THE Philippines appears to be having an influx of Chinese immigrants as millions of Filipinos move overseas to seek employment opportunities beyond the sparse job market.
In wake of this, the Southeast Asian country’s opposition lawmakers have pointed to a possible “flood” of mainlanders, a national problem which has been compounded by President Rodrigo Duterte’s apparent lack of knowledge on the numbers of Chinese nationals working in the country legally or illegally.
According to the South China Morning Post, Senator Joel Villanueva, during a recent senate hearing, castigated Bureau of Immigration and Department of Labour and Employment (DOLE) officials on the matter.
“It’s glaring,” he told the hearing, which was conducted by the committee on labour, employment and human resources development that he chairs.
“Your records show you are issuing few alien employment permits [AEPs] but there’s a flood [of Chinese workers] and from their numbers, it’s clear there are illegal workers.”
Estimates from the state economic planning agency showed some 3.8 million unemployed Filipinos as of July 2018, and the senator wanted to know whether or not the Chinese were taking away their jobs.
Under Philippine law, foreigners are allowed to work in jobs that Filipinos are not qualified to take.
After two hours of the senate hearing, the senator did not have the proper figures as to how many Chinese workers were living and working in the Philippines after Duterte took office in mid-2016.
Despite the law, the South China Morning Post’s weekly section This Week in Asia uncovered Chinese nationals working legally in sectors such as online gambling, manufacturing and construction, all of which Filipinos were qualified to do. Under the constitution, the state is urged to prefer the use of Filipino labour.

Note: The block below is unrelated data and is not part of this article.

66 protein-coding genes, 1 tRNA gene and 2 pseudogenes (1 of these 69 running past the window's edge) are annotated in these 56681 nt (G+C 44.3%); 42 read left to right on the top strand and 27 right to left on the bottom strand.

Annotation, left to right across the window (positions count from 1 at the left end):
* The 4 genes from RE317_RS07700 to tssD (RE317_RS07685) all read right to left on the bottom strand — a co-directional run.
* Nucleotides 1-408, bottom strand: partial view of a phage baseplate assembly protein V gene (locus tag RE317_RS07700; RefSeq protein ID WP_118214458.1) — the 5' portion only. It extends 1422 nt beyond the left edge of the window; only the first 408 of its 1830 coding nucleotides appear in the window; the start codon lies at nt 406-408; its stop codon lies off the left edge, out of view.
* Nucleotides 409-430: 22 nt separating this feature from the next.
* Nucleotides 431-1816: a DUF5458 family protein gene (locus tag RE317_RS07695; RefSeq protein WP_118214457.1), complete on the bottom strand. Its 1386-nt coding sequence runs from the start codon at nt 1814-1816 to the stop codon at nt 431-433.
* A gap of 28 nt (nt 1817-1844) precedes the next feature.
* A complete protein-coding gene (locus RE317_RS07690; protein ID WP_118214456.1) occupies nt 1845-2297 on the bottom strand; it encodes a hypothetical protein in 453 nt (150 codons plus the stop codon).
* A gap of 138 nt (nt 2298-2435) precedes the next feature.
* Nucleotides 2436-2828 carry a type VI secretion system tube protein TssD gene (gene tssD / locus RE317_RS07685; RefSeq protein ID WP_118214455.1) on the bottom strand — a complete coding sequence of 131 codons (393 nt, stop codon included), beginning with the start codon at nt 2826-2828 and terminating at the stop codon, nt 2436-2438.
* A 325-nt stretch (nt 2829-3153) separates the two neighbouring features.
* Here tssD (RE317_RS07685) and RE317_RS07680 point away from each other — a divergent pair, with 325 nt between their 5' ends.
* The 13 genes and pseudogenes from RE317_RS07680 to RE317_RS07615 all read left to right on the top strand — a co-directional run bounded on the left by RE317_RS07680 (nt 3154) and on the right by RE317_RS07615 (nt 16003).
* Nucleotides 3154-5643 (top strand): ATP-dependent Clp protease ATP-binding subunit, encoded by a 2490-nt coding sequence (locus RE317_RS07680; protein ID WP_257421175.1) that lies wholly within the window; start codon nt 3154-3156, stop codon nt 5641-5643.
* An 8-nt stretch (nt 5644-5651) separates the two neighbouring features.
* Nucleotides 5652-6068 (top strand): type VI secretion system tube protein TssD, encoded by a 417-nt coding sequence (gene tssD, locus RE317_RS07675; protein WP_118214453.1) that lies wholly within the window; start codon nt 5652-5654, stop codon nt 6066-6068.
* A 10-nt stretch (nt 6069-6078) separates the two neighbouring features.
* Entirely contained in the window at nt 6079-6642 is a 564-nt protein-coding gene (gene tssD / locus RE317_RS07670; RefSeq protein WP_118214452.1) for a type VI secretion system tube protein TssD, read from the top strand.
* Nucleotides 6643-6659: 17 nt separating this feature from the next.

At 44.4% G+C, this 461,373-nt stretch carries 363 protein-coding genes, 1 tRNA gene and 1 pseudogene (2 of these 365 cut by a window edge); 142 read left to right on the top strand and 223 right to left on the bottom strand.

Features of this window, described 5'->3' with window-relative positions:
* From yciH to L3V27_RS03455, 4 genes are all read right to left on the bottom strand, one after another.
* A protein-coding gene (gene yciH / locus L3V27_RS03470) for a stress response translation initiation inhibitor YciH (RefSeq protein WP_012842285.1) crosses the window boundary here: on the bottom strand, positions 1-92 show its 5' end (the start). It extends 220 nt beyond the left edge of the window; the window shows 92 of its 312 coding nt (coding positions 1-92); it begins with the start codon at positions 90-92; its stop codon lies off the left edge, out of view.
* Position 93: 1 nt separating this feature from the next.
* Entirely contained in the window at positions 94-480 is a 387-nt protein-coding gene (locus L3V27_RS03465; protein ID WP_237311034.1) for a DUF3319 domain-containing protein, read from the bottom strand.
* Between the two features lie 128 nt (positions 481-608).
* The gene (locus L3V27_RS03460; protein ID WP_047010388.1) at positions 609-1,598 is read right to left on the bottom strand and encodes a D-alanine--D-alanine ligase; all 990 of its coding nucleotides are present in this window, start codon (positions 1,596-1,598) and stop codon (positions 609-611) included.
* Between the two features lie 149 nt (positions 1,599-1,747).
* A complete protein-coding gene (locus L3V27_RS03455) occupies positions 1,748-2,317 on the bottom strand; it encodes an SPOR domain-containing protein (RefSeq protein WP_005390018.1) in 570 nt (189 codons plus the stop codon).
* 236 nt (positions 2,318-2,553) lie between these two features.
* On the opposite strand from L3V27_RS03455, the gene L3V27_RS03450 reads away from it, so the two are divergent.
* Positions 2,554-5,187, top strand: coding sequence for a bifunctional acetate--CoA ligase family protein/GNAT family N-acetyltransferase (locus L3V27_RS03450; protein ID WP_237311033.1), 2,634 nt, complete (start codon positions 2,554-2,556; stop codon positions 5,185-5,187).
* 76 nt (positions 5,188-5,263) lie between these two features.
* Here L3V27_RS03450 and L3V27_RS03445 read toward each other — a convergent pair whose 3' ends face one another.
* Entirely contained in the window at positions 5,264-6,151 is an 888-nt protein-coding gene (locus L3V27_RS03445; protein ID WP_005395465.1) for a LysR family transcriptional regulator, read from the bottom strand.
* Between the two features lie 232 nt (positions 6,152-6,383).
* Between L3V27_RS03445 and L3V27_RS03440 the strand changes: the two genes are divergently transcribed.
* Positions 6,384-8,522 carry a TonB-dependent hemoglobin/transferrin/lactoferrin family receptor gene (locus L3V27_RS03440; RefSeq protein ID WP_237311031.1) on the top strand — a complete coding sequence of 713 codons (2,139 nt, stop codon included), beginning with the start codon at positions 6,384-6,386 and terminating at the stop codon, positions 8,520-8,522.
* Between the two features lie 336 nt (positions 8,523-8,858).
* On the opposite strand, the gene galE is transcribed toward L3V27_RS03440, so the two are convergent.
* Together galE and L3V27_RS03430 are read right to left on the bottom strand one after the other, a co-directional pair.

From 2016 to May 2018, the DOLE issued 53,311 AEPs to Chinese nationals, of which 18,557 permits were “administrative and supports service activities”; 10,560 in “arts, entertainment and recreation”, which includes gambling.
The department issued 7,754 in “information and communication” and 4,716 in manufacturing; and 2,884 in construction.
According to the SCMP, most of the Chinese nationals (32,032) in the AEPs are concentrated in Metro Manila, while the remaining were in places that were hosting operations for online gaming.
However, Philippines Budget Secretary Benjamin Diokno moved to allay concerns about Chinese immigrants taking local jobs, saying the Manila was on the cusp of signing an agreement with Beijing to deploy 10,000 more Filipinos to China.
“China is willing to hire our overseas Filipino workers,” he said recently.